•purgatory, where the just, who die in venial sin or who still owe a debt of temporal punishment for sin, are cleansed by suffering before their admission to heaven.

The present article treats only of hell in the strict sense of the term.

The Latin infernus (inferum, inferi), the Greek Hades, and the Hebrew sheol correspond to the word hell. Infernus is derived from the root in; hence it designates hell as a place within and below the earth. Haides, formed from the root fid, to see, and a privative, denotes an invisible, hidden, and dark place; thus it is similar to the term hell. The derivation of sheol is doubtful. It is generally supposed to come from the Hebrew root meaning, “to be sunk in, to be hollow”; accordingly it denotes a cave or a place under the earth. In the Old Testament (Septuagint hades; Vulgate infernus) sheol is used quite in general to designate the kingdom of the dead, of the good (Genesis 37:35) as well as of the bad (Numbers 16:30); it means hell in the strict sense of the term, as well as the limbo of the Fathers. But, as the limbo of the Fathers ended at the time of Christ’s Ascension, hades (Vulgate infernus) in the New Testament always designates the hell of the damned. Since Christ’s Ascension the just no longer go down to the lower world, but they dwell in heaven (2 Corinthians 5:1). However, in the New Testament the term Gehenna is used more frequently in preference to hades, as a name for the place of punishment of the damned. Gehenna is the Hebrew gê-hinnom (Nehemiah 11:30), or the longer form gê-ben-hinnom (Joshua 15:8), and gê-benê-hinnom (2 Kings 23:10) “valley of the sons of Hinnom”. Hinnom seems to be the name of a person not otherwise known. The Valley of Hinnom is south of Jerusalem and is now called Wadi er-rababi. It was notorious as the scene, in earlier days, of the horrible worship of Moloch. For this reason it was defiled by Josias (2 Kings 23:10), cursed by Jeremias (Jeremiah 7:31-33), and held in abomination by the Jews, who, accordingly, used the name of this valley to designate the abode of the damned (Targ. Jon., Gen., iii, 24; Henoch, c. xxvi). And Christ adopted this usage of the term. Besides Hades and Gehenna, we find in the New Testament many other names for the abode of the damned. It is called “lower hell” (Vulgate tartarus) (2 Peter 2:4), “abyss” (Luke 8:31 and elsewhere), “place of torments” (Luke 16:28), “pool of fire” (Revelation 19:20 and elsewhere), “furnace of fire” (Matthew 13:42, 50), “unquenchable fire” (Matthew 3:12, and elsewhere), “everlasting fire” (Matthew 18:8; 25:41; Jude 7), “exterior darkness” (Matthew 7:12; 22:13; 25:30), “mist” or “storm of darkness” (2 Peter 2:17; Jude 13). The state of the damned is called “destruction” (apoleia, Philippians 3:19 and elsewhere), “perdition” (olethros, 1 Timothy 6:9), “eternal destruction” (olethros aionios, 2 Thessalonians 1:9), “corruption” (phthora, Galatians 6:8), “death” (Romans 6:21), “second death” (Revelation 2:11 and elsewhere).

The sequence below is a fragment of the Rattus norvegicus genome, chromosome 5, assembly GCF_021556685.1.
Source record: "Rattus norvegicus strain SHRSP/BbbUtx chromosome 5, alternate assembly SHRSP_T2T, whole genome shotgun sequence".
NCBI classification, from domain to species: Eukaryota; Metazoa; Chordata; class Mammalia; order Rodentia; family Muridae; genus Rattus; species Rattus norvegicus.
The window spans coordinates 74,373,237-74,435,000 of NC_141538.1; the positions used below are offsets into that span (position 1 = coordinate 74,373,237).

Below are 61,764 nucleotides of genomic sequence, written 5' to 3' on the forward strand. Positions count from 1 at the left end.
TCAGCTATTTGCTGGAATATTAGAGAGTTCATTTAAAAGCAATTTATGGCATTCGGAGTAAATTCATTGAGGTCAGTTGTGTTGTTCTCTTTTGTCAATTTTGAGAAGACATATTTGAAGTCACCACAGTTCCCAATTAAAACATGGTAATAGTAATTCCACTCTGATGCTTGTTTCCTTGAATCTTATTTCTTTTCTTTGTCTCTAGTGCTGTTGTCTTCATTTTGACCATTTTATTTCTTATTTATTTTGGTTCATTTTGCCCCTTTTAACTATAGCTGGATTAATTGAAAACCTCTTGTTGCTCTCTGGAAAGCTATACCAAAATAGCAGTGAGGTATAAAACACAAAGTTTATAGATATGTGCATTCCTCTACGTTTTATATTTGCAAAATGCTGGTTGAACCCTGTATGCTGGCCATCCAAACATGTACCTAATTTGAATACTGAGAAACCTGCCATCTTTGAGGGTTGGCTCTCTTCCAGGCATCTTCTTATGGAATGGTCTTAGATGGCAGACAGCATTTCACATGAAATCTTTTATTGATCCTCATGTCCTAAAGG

I am using the catechism. Do you have a better source?

Yes, the traditional teaching of the Catholic Church. What’s wrong, you insist on going against the traditional teaching of the Church? Obviously, there is nothing I or any saint or any sound theologian (see Catholic Encyclopedia) can say to change your opinion. I hate to say this, but you are in the Modernist camp. Please reconsider your view. I’m afraid I can no longer help you. God bless you. I am leaving this thread, with hope that others believe the sound teaching of the Catholic Church as traditionally taught. Here is a dose of that tradition: “Then he will say to those on his left hand, ‘Depart from me, accursed ones, into everlasting fire which was prepared for the devil and his angels’” (Matthew 25:41).